Genes `control brain functions`

The study provides the first evidence of a genetic effect on how ‘cost-efficient’ our brain network wiring is.

Updated: Mar 04, 2011, 14:13 PM IST

Washington: A new study, led by University of Melbourne, has shown that how well our brain functions is largely based on our family’s genetic makeup.

The study provides the first evidence of a genetic effect on how ‘cost-efficient’ our brain network wiring is, shedding light on some of the brain’s make up.

Lead author Dr Alex Fornito from the Melbourne Neuropsychiatry Centre at the University of Melbourne said the findings have important implications for understanding why some people are better able to perform certain tasks than others and the genetic basis of mental illnesses and some neurological diseases.

“The brain tries to maximize its bang-for-buck by striking a balance between making more connections to promote efficient communication and minimising the “cost” or amount of wiring required to make these connections. Our findings indicate that this balance, called ‘cost-efficiency’, has a strong genetic basis.”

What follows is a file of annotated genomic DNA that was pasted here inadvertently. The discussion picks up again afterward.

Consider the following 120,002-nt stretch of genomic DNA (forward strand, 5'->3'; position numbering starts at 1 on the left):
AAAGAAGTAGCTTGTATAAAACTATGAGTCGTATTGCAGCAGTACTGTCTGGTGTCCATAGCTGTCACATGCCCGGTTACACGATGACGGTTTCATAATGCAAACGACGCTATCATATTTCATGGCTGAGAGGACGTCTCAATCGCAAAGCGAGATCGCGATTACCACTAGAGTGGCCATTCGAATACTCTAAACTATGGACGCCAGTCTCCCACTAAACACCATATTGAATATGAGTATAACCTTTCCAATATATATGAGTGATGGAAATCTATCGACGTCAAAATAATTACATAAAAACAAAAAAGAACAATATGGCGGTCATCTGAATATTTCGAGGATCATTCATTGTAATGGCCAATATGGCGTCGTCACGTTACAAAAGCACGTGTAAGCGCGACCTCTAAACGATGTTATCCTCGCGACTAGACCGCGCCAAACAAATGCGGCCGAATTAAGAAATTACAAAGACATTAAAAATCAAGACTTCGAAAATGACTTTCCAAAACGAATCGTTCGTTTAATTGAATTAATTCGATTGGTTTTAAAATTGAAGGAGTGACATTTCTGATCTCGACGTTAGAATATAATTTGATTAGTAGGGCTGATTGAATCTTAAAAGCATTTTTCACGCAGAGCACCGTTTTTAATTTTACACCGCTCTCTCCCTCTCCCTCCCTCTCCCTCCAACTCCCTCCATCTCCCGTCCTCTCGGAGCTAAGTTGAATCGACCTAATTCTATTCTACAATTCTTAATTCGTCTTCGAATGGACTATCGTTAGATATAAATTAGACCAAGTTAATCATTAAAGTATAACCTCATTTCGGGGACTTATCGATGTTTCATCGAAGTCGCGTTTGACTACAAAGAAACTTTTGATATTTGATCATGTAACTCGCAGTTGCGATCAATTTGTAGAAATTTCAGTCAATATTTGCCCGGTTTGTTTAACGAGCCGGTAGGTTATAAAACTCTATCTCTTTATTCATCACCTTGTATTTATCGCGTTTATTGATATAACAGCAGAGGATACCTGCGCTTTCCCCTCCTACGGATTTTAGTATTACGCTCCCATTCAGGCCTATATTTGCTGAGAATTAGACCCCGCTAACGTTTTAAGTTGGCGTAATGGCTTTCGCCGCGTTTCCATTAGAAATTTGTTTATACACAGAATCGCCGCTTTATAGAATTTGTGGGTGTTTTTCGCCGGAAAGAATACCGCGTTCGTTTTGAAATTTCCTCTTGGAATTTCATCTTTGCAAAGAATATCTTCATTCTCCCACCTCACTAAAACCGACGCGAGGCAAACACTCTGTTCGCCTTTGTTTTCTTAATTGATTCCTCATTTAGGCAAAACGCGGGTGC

“Ultimately, this research may help us uncover which specific genes are important in explaining differences in cognitive abilities, risk for mental illness and neurological diseases such as schizophrenia and Alzheimer’s disease, leading to new gene-based therapies for these disorders.”

“Although genes play a major role in brain function, the environment and other factors contribute to when things go wrong in cases of mental illness and other brain disorders,” he said.

The research team, which included scientists at the Universities of Queensland and Cambridge, UK compared the brain scans of 38 identical and 26 non-identical twins from the Australian Twin Registry.

Using new techniques, the researchers were able to construct detailed maps of each person’s brain network and measured the cost-efficiency of network connections for the entire brain, as well as for specific brain regions.

“We found that people differed greatly in terms of how cost-efficient the functioning of their brain networks were, and that over half of these differences could be explained by genes,” said Fornito.

Across the entire brain, more than half (60%) of the differences between people could be explained by genes. Some of the strongest effects were observed for regions of the prefrontal cortex which play a vital role in planning, strategic thinking, decision-making and memory.

The study has been published in the international publication The Journal of Neuroscience.

ANI